Combat-Related Post Traumatic Stress Disorder -- or Combat PTSD -- is a serious but poorly understood condition that affects hundreds of thousands of American military veterans. Along with Traumatic Brain Injury (TBI) and Clinical Depression, PTSD can be one of the most pervasive "invisible injuries" faced by veterans who have been wounded physically, psychologically, or both.
According to Amy Marshall, associate professor of psychology at Penn State, when people suffer from Combat PTSD, there may be major changes in behavior and personality with no outward change in their appearance. Symptoms can include recurring nightmares and flashbacks of events, insomnia, feelings of anger or numbness, and the sense of being constantly on guard. Some studies suggest that twenty percent or more of soldiers returning from Iraq and Afghanistan suffer from PTSD; however, most researchers acknowledge that the stigma of mental illness, among other factors, makes accurate PTSD statistics difficult to obtain. Nevertheless, with an estimated twenty veterans committing suicide daily, there is a sense of urgency about finding solutions.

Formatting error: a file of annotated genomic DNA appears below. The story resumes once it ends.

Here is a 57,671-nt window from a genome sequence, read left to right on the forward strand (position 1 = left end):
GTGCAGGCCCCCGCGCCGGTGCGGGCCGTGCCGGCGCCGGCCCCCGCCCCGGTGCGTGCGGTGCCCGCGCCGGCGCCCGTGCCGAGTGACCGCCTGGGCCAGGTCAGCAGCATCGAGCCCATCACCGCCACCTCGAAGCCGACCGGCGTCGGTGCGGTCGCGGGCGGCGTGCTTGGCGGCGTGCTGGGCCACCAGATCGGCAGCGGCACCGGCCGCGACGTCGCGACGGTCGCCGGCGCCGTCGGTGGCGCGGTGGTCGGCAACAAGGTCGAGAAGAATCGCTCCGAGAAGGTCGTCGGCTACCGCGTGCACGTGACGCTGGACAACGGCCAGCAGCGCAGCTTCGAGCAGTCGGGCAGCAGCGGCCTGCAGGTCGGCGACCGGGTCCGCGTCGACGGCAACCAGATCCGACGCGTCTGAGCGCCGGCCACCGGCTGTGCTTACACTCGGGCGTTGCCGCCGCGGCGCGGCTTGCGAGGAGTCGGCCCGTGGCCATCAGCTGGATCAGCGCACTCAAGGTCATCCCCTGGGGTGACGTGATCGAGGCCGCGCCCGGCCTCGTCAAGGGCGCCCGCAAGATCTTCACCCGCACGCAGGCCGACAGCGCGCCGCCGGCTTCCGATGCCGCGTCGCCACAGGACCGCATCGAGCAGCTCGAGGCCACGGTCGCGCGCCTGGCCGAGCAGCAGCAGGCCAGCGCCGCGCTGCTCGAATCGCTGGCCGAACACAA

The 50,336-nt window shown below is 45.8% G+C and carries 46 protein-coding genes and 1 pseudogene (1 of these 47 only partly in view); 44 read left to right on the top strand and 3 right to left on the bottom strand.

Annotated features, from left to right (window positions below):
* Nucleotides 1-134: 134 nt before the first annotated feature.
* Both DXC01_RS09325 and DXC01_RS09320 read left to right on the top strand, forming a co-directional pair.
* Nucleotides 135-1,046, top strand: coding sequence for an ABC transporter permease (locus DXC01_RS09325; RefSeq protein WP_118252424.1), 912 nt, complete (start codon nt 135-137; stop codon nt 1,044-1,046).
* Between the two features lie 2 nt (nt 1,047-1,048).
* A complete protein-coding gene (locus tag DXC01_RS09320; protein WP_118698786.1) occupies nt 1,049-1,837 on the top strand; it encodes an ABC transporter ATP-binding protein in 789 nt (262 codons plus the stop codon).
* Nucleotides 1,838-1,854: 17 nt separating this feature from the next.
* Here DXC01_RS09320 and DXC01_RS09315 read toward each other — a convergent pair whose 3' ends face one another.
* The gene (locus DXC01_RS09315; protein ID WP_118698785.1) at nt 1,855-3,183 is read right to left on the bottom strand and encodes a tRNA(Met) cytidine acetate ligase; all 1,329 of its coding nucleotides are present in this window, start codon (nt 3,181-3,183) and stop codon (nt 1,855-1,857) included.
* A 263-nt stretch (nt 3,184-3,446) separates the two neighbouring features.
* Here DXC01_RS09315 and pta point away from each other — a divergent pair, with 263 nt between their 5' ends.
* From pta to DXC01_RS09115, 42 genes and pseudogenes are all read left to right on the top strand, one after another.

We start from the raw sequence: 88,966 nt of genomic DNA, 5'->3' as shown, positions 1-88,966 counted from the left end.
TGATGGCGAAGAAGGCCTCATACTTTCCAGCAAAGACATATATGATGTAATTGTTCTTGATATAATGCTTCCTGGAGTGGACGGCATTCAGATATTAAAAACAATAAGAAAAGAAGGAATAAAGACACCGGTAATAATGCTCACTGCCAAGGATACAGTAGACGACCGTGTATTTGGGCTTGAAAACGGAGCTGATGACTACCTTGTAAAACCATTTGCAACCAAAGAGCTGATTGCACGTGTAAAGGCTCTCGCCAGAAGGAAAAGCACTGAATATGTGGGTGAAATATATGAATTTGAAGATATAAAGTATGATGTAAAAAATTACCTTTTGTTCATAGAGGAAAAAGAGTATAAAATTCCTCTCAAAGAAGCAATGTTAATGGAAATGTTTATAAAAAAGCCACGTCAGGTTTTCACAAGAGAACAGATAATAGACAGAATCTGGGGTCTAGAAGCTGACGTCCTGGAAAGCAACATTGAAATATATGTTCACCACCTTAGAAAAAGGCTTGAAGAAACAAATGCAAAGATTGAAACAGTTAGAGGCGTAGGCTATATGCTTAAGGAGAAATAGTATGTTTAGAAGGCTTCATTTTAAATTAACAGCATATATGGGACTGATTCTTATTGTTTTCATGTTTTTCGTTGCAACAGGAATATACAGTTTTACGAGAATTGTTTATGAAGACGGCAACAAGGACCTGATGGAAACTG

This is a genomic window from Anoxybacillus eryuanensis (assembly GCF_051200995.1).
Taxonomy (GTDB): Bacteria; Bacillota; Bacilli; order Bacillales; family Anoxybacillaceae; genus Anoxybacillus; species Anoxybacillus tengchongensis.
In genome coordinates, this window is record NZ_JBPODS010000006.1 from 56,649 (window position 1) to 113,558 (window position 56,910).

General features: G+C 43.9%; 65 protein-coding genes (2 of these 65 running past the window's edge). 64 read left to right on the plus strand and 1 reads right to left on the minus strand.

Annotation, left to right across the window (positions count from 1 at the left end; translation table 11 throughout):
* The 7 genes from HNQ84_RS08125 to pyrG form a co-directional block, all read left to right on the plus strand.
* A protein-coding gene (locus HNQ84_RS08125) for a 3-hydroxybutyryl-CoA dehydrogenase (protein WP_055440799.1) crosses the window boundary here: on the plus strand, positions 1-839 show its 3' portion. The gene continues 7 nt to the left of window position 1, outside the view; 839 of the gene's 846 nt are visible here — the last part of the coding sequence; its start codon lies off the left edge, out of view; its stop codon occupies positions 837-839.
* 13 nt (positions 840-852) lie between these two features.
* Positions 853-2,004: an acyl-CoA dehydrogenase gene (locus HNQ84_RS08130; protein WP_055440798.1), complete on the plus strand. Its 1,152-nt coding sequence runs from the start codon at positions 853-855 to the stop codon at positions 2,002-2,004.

Are we getting better at understanding and treating Combat PTSD? Marshall is cautiously optimistic. "Our understanding of how to treat PTSD has evolved considerably over time," she explains. "Currently, cognitive-behavioral therapies have the greatest degree of support for their efficacy." This approach includes exposure therapy, where the patient is exposed to repeated experiences of the stressful stimuli, and cognitive processing therapy, which teaches patients to identify their trauma-related beliefs that influence emotions and decision-making, so they can gain control over angry and impulsive responses. Along with medication and virtual-reality simulations, there are more therapeutic tools now than ever before to help those with PTSD.
The scope of the problem has to be understood in context, Marshall notes. "Most people have been exposed to potentially traumatic events, but only a small percentage develop PTSD" she says. "In the general population, two to four times more women have PTSD than men, and military service results in an extremely small proportion of cases, even though military servicepersons are at high risk for developing PTSD given the nature of their work."